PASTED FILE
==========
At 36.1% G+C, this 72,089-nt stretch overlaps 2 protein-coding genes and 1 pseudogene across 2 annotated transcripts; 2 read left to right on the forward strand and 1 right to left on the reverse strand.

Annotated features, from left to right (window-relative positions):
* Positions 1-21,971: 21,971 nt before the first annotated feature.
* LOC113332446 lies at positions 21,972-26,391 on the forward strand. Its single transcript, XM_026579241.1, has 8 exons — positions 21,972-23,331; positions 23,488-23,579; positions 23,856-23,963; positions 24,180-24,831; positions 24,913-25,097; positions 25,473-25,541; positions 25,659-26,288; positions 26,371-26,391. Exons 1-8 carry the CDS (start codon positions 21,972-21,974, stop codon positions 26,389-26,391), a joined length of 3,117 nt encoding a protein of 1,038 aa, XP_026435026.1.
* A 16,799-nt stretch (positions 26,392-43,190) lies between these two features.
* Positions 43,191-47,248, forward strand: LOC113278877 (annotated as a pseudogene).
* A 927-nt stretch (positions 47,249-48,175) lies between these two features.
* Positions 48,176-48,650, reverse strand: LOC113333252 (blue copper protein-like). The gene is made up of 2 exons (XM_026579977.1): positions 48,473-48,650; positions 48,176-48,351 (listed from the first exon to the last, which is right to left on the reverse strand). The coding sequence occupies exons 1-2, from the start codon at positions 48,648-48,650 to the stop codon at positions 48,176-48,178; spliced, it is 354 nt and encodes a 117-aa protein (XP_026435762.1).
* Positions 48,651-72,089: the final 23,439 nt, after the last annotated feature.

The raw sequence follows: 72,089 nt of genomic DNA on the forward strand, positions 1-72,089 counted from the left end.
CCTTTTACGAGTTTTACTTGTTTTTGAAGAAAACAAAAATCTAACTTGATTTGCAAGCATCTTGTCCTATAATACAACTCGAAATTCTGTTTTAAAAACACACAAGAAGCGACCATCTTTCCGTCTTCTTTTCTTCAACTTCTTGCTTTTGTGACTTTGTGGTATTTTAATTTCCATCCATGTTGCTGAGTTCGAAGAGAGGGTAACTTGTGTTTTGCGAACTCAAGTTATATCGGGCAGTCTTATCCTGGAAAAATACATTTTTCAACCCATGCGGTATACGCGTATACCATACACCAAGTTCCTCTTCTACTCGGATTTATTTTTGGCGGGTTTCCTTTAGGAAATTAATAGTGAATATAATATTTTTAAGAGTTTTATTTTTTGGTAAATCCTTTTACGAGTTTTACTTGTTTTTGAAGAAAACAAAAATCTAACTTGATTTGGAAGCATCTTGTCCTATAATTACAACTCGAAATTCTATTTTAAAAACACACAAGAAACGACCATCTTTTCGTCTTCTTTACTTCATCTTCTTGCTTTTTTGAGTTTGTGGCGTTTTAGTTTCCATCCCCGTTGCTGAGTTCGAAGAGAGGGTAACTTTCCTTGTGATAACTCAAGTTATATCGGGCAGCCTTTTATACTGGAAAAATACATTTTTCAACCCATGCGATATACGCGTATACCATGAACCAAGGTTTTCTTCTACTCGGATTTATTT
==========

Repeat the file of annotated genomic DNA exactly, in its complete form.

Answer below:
At 36.1% G+C, this 72,089-nt stretch overlaps 2 protein-coding genes and 1 pseudogene across 2 annotated transcripts; 2 read left to right on the forward strand and 1 right to left on the reverse strand.

Annotated features, from left to right (window-relative positions):
* Positions 1-21,971: 21,971 nt before the first annotated feature.
* LOC113332446 lies at positions 21,972-26,391 on the forward strand. Its single transcript, XM_026579241.1, has 8 exons — positions 21,972-23,331; positions 23,488-23,579; positions 23,856-23,963; positions 24,180-24,831; positions 24,913-25,097; positions 25,473-25,541; positions 25,659-26,288; positions 26,371-26,391. Exons 1-8 carry the CDS (start codon positions 21,972-21,974, stop codon positions 26,389-26,391), a joined length of 3,117 nt encoding a protein of 1,038 aa, XP_026435026.1.
* A 16,799-nt stretch (positions 26,392-43,190) lies between these two features.
* Positions 43,191-47,248, forward strand: LOC113278877 (annotated as a pseudogene).
* A 927-nt stretch (positions 47,249-48,175) lies between these two features.
* Positions 48,176-48,650, reverse strand: LOC113333252 (blue copper protein-like). The gene is made up of 2 exons (XM_026579977.1): positions 48,473-48,650; positions 48,176-48,351 (listed from the first exon to the last, which is right to left on the reverse strand). The coding sequence occupies exons 1-2, from the start codon at positions 48,648-48,650 to the stop codon at positions 48,176-48,178; spliced, it is 354 nt and encodes a 117-aa protein (XP_026435762.1).
* Positions 48,651-72,089: the final 23,439 nt, after the last annotated feature.

The raw sequence follows: 72,089 nt of genomic DNA on the forward strand, positions 1-72,089 counted from the left end.
CCTTTTACGAGTTTTACTTGTTTTTGAAGAAAACAAAAATCTAACTTGATTTGCAAGCATCTTGTCCTATAATACAACTCGAAATTCTGTTTTAAAAACACACAAGAAGCGACCATCTTTCCGTCTTCTTTTCTTCAACTTCTTGCTTTTGTGACTTTGTGGTATTTTAATTTCCATCCATGTTGCTGAGTTCGAAGAGAGGGTAACTTGTGTTTTGCGAACTCAAGTTATATCGGGCAGTCTTATCCTGGAAAAATACATTTTTCAACCCATGCGGTATACGCGTATACCATACACCAAGTTCCTCTTCTACTCGGATTTATTTTTGGCGGGTTTCCTTTAGGAAATTAATAGTGAATATAATATTTTTAAGAGTTTTATTTTTTGGTAAATCCTTTTACGAGTTTTACTTGTTTTTGAAGAAAACAAAAATCTAACTTGATTTGGAAGCATCTTGTCCTATAATTACAACTCGAAATTCTATTTTAAAAACACACAAGAAACGACCATCTTTTCGTCTTCTTTACTTCATCTTCTTGCTTTTTTGAGTTTGTGGCGTTTTAGTTTCCATCCCCGTTGCTGAGTTCGAAGAGAGGGTAACTTTCCTTGTGATAACTCAAGTTATATCGGGCAGCCTTTTATACTGGAAAAATACATTTTTCAACCCATGCGATATACGCGTATACCATGAACCAAGGTTTTCTTCTACTCGGATTTATTT